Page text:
Nicky doesn't know what to say; she looks around, disoriented, and finds her brother's eyes. Max nods imperceptibly. Trust me, he seems to say. Two months later Nicky quits her job and dedicates her full time to the team and the JoyRide; four nights a week she serves drinks and cleans tables in the same bar where her brother works. If only a few years earlier someboy had told her she would have to wait tables for a living, Nicky would have probably been outraged.
Even now, she still finds it hard to believe, but at the same time she's never felt more accomplished.
What I like about machines is that they're simple, honest. A machine never lies. —
Between earth and water.
Vasco spends most of his life on water, along with his family and their whole community. The consequences of the Transformation erase the Polynesian Archipelago from the maps, forcing its inhabitants to give up everything to escape the rising tide. While most people make a run for the closest continent, a small group takes refuge in the ocean itself and begin to lead a nomadic existence. Building on their heritage, they look back at the navigational prowess of their ancestors and organize themselves in a wandering community that follows oceanic currents to chase favourable climate.
In the following years the group grows steadily, going from a few dozens people to the size of a small nation: they call themselves the People of Oceania. Vasco is a sixth-generation Oceania native, part of a people without land, a nation made of hundreds of boats of all sizes and make; an expanse of ships travelling the ocean as one, establishing trading routes with the major coastal cities on all sides of the Pacific. Vasco is a quiet boy, pensive and dependable; nothing seems to break his calm, even though the People's life is often made of emergencies and dangerous situations.
The arrival in town.
He doesn't have many friends and has no problem being alone, which worries his parents quite a bit. Even as a small boy he demonstrates an innate attitude towards all things mechanical. At ten years old he's already an expert mechanic, able to predict and solve most of the malfuctions that the ships' engine present periodically; as a teenager he turns his gift into an enterprise, taking care of the maintenance and tuning of his clients' boats. His parents realize that Vasco could only express his full potential somewhere else. After a long discussion, they decide to send off their son to get an instruction on land.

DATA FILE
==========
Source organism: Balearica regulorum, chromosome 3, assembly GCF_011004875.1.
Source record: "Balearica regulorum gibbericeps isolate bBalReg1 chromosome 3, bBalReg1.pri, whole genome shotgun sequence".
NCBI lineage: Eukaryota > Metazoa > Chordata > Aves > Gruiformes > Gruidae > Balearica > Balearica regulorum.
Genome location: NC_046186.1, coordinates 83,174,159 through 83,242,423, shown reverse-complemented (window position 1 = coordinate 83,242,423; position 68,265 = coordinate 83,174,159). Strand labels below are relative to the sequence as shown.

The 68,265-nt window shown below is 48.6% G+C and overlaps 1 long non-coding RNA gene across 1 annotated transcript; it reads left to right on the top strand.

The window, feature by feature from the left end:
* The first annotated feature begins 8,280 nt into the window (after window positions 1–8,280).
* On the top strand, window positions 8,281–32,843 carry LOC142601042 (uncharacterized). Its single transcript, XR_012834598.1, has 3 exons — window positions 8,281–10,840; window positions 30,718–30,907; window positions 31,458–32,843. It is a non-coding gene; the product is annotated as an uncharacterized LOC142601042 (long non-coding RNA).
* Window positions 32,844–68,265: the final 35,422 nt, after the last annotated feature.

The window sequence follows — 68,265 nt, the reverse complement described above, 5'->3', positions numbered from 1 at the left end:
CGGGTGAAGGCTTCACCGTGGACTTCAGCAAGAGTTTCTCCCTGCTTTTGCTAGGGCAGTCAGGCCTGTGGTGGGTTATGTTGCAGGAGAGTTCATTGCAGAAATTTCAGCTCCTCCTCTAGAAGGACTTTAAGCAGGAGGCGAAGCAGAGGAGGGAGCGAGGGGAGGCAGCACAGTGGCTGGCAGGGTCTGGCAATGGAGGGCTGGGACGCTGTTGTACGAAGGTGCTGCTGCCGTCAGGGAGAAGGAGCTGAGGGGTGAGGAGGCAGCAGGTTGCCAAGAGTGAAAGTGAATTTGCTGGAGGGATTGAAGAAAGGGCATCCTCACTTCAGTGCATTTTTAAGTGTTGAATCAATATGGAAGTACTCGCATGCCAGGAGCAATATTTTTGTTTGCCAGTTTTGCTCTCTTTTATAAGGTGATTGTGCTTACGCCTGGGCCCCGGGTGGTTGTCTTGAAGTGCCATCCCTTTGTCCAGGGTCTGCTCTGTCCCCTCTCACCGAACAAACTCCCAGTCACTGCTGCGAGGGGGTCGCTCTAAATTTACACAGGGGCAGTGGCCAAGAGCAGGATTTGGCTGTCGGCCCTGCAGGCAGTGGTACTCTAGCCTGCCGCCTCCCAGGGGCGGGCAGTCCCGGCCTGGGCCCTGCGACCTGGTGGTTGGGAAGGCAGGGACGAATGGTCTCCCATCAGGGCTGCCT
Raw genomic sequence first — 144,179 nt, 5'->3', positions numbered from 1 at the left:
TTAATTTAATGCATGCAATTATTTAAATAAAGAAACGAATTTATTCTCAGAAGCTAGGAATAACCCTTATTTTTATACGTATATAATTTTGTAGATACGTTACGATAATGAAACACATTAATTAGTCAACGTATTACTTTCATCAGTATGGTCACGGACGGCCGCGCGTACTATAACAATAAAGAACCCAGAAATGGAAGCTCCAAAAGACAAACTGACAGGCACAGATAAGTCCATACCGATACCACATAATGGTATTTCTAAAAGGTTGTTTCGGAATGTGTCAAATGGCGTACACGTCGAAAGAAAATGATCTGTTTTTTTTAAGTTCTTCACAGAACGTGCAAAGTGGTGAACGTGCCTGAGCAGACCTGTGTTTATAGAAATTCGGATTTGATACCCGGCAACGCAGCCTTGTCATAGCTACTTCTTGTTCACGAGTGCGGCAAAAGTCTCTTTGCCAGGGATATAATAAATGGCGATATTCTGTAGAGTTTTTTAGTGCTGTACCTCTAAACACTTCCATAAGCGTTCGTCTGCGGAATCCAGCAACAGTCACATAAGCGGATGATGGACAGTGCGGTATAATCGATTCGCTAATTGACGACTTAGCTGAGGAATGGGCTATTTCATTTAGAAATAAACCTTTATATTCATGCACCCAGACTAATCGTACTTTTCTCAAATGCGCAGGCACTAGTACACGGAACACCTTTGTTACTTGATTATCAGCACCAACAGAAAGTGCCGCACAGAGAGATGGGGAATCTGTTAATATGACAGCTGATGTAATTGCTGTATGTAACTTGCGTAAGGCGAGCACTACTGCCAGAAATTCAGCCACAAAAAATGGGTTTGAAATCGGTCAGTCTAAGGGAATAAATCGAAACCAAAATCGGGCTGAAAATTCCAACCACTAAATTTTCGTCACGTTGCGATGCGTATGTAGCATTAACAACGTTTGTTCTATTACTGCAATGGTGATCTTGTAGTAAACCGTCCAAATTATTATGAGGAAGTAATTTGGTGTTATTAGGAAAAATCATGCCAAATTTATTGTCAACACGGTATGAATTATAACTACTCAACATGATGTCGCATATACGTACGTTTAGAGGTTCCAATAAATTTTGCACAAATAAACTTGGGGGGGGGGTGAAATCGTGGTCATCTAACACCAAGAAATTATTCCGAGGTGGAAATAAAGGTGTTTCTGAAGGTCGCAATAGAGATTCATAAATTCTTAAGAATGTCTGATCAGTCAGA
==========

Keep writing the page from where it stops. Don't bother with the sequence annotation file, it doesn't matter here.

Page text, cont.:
Vasco moves to New Central City, enrolling at Central Atlantic University and pursuing a degree in Mechanical Engineering.
The change of setting is traumatic: accustomed to the disarming vastity of the ocean, Vasco finds being surrounded by the city's skyscrapers makes it hard to breathe; at night the artificial lights prevent him from seeing the stars and make him feel caged.
Nonetheless he doesn't give up: his family is making sacrifices to allow him to make the most of his talent and he has no intention of letting them down.
The right place.
Vasco shuts himself in and throws himself head-first in his studies: it's hard, but at least there are his projects. The university makes a state-of-the-art laboratory available to its students and vasco spends there all of his free time, developing his ideas. Nothing makes him feel more alive. During a social outing with his class, which he forces himself to attend, although he'd rather be in the lab, Vasco surprises everybody (himself included) jumping in a conversation between two strangers; the subject: the best way to tune a highly-customized propulsion unit. A couple of minutes later Vasco is rattling off technical data, theorizing solutions and offering suggestions.
The two stare at him with their mout agape, they trade quick glances and then invite him to go to a specific address the following night. And so Vasco enters the JoyRide circuit, and spends the following four years building a reputation for himself. After his degree he finds work at a small auto shop: the job is nothing to write home about, but it pays well enough and the hours are flexible; the owner is a JoyRide fan and allows Vasco to take all the time he needs for his real job. When he talks to his family Vasco keeps the details of what he does to himself, but his parents don't pester him much: he sounds happier than ever and, to them, that's all that counts.